The International Intellectual Property Alliance (IIPA) has released its latest 301 ‘watch list’ submission to the U.S. Government.
The IIPA, which includes a wide range of copyright groups including the MPAA, RIAA, and ESA, has listed its complaints against a whole host of countries. As in previous years, Canada is discussed in detail with the recommendation to put it on the 2017 Special 301 ‘watch list.’
One of the main criticisms is that, despite having been called out repeatedly in the past, the country still offers a home to many pirate sites.
“For a number of years, extending well into the current decade, Canada had a well-deserved reputation as a safe haven for some of the most massive and flagrant Internet sites dedicated to the online theft of copyright material,” IIPA writes.
The group notes that some progress has been made. For example, last year the Canadian authorities actively helped to shut down the popular torrent site KickassTorrents, which was partly hosted there. However, the rightsholders say that there’s more work to be done.
“Nonetheless, major online piracy operations still find a home in Canada. These include leading BitTorrent sites such as Sumotorrent.sx and Seedpeer.eu, and hybrid cloud storage services utilizing BitTorrents, such as cloudload.com.”
Another disturbing development, according to IIPA, is the emergence of stand-alone BitTorrent applications that allow users to stream content directly through an attractive and user-friendly interface, hinting at Popcorn Time.
In addition to the traditional pirate sites that remain in Canada, IIPA reports that several websites offering modified game console gear have also moved there in an attempt to escape liability under U.S. law.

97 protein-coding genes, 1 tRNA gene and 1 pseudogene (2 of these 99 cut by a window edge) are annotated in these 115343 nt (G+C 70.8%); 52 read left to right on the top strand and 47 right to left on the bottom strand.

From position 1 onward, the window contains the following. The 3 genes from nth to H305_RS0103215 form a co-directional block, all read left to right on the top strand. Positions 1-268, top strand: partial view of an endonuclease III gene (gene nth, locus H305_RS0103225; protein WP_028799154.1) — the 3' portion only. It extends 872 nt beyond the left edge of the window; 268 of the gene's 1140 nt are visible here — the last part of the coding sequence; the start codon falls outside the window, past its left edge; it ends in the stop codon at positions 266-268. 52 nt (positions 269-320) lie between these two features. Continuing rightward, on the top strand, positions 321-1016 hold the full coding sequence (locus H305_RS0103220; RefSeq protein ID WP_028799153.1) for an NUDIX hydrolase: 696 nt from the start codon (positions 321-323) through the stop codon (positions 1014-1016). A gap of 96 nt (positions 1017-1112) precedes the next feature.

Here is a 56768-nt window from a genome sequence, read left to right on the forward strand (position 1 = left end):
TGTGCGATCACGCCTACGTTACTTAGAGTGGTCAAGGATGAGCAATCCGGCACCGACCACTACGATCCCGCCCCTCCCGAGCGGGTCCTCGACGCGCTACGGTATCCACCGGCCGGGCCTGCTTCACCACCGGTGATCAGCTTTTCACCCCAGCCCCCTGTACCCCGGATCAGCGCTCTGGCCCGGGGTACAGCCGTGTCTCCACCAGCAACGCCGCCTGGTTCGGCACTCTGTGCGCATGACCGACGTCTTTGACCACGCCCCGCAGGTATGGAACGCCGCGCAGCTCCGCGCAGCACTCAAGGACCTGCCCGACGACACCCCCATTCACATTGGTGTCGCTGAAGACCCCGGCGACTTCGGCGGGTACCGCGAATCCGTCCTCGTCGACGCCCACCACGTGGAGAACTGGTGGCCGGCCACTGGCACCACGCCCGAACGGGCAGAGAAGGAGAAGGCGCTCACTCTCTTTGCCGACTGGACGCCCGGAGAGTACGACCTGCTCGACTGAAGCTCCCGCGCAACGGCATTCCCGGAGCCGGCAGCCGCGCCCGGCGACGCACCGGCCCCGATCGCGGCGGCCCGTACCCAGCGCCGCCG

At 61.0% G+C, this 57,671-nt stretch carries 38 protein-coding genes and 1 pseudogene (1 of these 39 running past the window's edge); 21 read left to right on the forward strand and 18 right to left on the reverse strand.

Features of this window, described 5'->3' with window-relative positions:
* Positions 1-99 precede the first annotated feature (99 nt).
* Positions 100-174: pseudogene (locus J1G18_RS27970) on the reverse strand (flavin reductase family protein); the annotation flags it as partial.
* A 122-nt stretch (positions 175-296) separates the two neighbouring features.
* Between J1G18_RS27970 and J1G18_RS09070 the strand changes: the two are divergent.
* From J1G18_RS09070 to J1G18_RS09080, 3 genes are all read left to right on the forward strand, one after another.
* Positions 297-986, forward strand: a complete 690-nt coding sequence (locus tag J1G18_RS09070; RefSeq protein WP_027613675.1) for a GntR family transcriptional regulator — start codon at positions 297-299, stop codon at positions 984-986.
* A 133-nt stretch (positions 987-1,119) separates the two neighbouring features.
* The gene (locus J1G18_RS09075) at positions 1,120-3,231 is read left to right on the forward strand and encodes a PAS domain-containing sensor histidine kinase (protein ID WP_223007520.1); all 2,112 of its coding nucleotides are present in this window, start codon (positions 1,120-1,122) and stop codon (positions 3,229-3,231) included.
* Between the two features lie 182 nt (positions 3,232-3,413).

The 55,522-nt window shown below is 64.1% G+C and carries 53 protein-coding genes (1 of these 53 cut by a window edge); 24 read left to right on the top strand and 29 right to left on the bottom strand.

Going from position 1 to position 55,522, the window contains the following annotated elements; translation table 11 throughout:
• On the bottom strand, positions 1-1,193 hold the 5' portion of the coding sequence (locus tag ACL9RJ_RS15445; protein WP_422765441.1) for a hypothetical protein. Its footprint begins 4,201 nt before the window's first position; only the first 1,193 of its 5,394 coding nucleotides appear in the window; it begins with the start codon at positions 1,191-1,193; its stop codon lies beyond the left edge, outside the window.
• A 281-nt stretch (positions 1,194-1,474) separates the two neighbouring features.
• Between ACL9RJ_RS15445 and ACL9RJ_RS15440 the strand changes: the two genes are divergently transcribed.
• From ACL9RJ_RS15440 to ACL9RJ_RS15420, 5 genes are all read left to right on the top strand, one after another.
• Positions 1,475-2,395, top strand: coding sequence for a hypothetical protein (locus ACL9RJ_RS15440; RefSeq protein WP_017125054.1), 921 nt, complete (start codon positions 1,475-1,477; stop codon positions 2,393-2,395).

“In a growing and problematic trend, sites selling circumvention devices that have been subject to DMCA takedown notices from right holders in the U.S. are moving to Canadian ISPs for hosting, to evade enforcement action under U.S. law. Canadian hosting services such as Hawk Host and Crocweb are particularly popular with such sites.”
The group specifically highlights R4cardmontreal.com, gamersection.ca and r4dscanada.com among the offenders, and notes that “This trend breathes new life into Canada’s problematic ‘safe haven’ reputation.”
The recommendation continues by stressing that Canada’s legal regime fails to deal with online piracy in a proper manner. This is also true for the “notice and notice” legislation that was adopted two years ago, which requires ISPs to forward copyright infringement notices to pirating subscribers.
IIPA notes that there is no evidence that this initiative has resulted in a significant change in consumer behavior, in part because there are no punishments involved for frequent offenders.
“…simply notifying ISP subscribers that their infringing activity has been detected is ineffective in deterring illegal activity, because receiving the notices lacks any meaningful consequences under the Canadian system,” IIPA writes.
This is even worse for hosting providers and other Internet services, who currently have no legal incentive to take infringing material down, IIPA argues.
“The ‘notice-and-takedown’ remedy that most other modern copyright laws provide is far from a panacea for online piracy, but it does, at a minimum, provide some incentives for cooperation, incentives that Canada’s laws simply lack.”
In addition, IIPA notes that a broad range of third-party services such as advertisers, payment processors, and domain name registrars are all too often abused to facilitate piracy. They believe that this is in part because Canadian law doesn’t offer enough “motivation” for these companies to cooperate.
The rightsholders hope that the U.S. Government can help to steer Canada in another direction and encourage more and better anti-piracy regulation. If not, they fear that Canada will remain a safe haven for pirates during the years to come.
IIPA’s full submission, which highlights a variety of countries which deserve a spot on the 301 Watch Lists per IIPA’s standards, is available here (pdf).